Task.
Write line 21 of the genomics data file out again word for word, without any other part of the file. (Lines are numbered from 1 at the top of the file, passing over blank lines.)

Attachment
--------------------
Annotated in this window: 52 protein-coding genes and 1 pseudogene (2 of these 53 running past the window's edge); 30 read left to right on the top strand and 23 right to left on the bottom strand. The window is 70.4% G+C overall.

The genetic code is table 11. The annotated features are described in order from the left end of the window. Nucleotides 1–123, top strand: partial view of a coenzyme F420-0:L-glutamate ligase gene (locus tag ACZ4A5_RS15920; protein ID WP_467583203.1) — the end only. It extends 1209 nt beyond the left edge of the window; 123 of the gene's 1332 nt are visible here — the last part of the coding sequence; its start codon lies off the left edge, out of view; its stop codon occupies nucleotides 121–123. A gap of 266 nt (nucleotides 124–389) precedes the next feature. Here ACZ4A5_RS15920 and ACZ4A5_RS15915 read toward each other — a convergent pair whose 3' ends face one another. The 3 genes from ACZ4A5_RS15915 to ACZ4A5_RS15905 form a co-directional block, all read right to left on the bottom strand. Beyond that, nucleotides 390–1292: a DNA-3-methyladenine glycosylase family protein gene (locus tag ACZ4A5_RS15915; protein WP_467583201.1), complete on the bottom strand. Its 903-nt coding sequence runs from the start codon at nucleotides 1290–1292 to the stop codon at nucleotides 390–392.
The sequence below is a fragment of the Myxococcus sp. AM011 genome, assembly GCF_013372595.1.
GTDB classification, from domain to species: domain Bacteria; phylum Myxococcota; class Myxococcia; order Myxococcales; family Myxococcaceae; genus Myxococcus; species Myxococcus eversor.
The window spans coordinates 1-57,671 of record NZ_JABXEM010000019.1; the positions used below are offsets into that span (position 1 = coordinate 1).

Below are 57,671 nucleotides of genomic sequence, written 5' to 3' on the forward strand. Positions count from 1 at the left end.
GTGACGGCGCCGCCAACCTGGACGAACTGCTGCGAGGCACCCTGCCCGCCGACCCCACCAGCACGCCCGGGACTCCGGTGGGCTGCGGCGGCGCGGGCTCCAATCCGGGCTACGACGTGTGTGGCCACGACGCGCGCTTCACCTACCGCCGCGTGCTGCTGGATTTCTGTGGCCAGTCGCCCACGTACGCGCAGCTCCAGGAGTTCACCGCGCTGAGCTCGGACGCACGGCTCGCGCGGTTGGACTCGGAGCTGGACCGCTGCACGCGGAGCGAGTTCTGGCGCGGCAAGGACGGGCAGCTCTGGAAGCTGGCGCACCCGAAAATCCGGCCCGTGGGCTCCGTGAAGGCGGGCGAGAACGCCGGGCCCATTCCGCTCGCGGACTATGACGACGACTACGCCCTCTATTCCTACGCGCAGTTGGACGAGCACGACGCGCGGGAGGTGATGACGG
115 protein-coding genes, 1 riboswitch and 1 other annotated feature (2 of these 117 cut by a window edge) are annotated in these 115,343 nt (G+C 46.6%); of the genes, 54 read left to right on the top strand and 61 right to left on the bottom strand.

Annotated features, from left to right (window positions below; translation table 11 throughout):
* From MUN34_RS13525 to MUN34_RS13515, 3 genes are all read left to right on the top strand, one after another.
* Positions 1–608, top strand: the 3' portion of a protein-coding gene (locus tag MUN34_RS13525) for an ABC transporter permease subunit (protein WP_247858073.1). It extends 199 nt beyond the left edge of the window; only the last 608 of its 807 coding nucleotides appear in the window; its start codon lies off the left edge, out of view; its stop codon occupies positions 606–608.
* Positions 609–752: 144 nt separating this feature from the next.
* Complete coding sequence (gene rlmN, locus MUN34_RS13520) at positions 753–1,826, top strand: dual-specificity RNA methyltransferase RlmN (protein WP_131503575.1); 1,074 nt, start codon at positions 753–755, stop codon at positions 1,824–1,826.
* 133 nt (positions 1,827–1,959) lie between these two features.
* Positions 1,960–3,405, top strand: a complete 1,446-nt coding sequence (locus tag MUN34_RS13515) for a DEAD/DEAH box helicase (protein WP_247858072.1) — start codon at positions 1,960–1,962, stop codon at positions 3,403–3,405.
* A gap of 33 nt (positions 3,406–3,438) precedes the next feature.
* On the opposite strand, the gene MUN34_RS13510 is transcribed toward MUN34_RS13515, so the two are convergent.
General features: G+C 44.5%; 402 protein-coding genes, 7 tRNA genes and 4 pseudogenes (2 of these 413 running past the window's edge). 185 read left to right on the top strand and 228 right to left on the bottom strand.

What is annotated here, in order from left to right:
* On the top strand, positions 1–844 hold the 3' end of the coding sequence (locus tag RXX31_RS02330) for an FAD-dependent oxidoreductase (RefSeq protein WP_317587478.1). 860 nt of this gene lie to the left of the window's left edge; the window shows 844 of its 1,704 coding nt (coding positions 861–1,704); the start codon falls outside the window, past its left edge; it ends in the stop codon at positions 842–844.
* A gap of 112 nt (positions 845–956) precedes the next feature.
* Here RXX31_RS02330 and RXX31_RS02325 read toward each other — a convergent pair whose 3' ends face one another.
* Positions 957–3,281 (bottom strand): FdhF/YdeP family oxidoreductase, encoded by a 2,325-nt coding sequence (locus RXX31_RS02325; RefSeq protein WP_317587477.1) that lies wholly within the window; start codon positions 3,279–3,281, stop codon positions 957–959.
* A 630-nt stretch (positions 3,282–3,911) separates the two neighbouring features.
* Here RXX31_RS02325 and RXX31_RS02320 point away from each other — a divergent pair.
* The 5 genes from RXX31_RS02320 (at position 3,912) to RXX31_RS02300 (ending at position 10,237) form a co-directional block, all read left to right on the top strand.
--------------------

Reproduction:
* A gap of 112 nt (positions 845–956) precedes the next feature.